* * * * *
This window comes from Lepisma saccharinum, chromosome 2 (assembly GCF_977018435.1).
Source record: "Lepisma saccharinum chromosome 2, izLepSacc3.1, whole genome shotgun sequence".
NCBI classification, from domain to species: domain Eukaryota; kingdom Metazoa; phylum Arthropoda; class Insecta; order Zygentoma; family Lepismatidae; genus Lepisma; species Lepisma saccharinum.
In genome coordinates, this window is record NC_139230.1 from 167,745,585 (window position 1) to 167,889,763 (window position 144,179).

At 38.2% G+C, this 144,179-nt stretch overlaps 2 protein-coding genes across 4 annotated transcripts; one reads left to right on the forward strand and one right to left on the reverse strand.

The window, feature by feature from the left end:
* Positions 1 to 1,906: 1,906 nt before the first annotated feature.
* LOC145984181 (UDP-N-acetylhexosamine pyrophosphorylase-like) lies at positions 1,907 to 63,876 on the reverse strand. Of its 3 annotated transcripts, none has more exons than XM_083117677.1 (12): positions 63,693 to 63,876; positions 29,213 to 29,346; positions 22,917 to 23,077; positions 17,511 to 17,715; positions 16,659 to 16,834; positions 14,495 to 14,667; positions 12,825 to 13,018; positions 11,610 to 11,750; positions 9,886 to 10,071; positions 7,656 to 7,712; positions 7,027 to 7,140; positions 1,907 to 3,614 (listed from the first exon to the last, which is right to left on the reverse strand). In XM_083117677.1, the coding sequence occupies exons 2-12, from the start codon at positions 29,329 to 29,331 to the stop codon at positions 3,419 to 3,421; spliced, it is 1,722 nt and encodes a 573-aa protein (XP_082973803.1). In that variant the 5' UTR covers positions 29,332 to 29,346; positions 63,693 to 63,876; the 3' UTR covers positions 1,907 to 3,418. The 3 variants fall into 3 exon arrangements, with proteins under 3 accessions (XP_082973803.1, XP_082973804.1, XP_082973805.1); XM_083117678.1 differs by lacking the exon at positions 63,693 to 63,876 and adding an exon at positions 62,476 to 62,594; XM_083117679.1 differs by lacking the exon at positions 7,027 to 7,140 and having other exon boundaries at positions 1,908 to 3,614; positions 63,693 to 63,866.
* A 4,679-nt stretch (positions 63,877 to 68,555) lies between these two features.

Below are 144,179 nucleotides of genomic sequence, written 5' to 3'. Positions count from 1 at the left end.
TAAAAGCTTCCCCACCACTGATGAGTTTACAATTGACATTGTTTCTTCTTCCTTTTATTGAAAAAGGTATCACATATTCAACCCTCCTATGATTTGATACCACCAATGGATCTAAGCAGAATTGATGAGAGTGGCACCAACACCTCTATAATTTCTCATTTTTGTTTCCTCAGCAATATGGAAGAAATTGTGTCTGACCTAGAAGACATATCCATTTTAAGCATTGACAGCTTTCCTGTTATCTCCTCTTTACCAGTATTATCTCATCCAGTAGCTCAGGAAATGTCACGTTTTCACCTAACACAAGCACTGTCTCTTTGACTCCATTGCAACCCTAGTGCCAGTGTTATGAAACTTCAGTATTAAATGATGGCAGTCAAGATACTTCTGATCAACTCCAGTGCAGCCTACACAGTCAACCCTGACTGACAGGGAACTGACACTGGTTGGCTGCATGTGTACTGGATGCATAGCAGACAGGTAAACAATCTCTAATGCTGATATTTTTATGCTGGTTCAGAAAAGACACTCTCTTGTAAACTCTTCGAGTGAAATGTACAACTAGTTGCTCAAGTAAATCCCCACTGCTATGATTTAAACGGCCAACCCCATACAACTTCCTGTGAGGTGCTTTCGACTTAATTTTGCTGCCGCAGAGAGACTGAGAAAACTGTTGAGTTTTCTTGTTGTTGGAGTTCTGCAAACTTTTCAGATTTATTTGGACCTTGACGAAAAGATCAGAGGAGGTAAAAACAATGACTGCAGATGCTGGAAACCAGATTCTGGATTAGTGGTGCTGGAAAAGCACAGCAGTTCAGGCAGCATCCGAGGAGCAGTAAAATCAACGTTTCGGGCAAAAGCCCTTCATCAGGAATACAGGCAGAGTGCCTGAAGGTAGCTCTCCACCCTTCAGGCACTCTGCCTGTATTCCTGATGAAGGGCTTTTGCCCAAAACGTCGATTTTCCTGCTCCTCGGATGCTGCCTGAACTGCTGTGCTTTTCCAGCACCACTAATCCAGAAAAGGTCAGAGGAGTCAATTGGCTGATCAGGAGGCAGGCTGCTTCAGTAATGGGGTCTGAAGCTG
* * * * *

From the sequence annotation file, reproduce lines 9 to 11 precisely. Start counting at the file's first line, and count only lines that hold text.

* A 4,679-nt stretch (positions 63,877 to 68,555) lies between these two features.

Below are 144,179 nucleotides of genomic sequence, written 5' to 3'. Positions count from 1 at the left end.
TAAAAGCTTCCCCACCACTGATGAGTTTACAATTGACATTGTTTCTTCTTCCTTTTATTGAAAAAGGTATCACATATTCAACCCTCCTATGATTTGATACCACCAATGGATCTAAGCAGAATTGATGAGAGTGGCACCAACACCTCTATAATTTCTCATTTTTGTTTCCTCAGCAATATGGAAGAAATTGTGTCTGACCTAGAAGACATATCCATTTTAAGCATTGACAGCTTTCCTGTTATCTCCTCTTTACCAGTATTATCTCATCCAGTAGCTCAGGAAATGTCACGTTTTCACCTAACACAAGCACTGTCTCTTTGACTCCATTGCAACCCTAGTGCCAGTGTTATGAAACTTCAGTATTAAATGATGGCAGTCAAGATACTTCTGATCAACTCCAGTGCAGCCTACACAGTCAACCCTGACTGACAGGGAACTGACACTGGTTGGCTGCATGTGTACTGGATGCATAGCAGACAGGTAAACAATCTCTAATGCTGATATTTTTATGCTGGTTCAGAAAAGACACTCTCTTGTAAACTCTTCGAGTGAAATGTACAACTAGTTGCTCAAGTAAATCCCCACTGCTATGATTTAAACGGCCAACCCCATACAACTTCCTGTGAGGTGCTTTCGACTTAATTTTGCTGCCGCAGAGAGACTGAGAAAACTGTTGAGTTTTCTTGTTGTTGGAGTTCTGCAAACTTTTCAGATTTATTTGGACCTTGACGAAAAGATCAGAGGAGGTAAAAACAATGACTGCAGATGCTGGAAACCAGATTCTGGATTAGTGGTGCTGGAAAAGCACAGCAGTTCAGGCAGCATCCGAGGAGCAGTAAAATCAACGTTTCGGGCAAAAGCCCTTCATCAGGAATACAGGCAGAGTGCCTGAAGGTAGCTCTCCACCCTTCAGGCACTCTGCCTGTATTCCTGATGAAGGGCTTTTGCCCAAAACGTCGATTTTCCTGCTCCTCGGATGCTGCCTGAACTGCTGTGCTTTTCCAGCACCACTAATCCAGAAAAGGTCAGAGGAGTCAATTGGCTGATCAGGAGGCAGGCTGCTTCAGTAATGGGGTCTGAAGCTG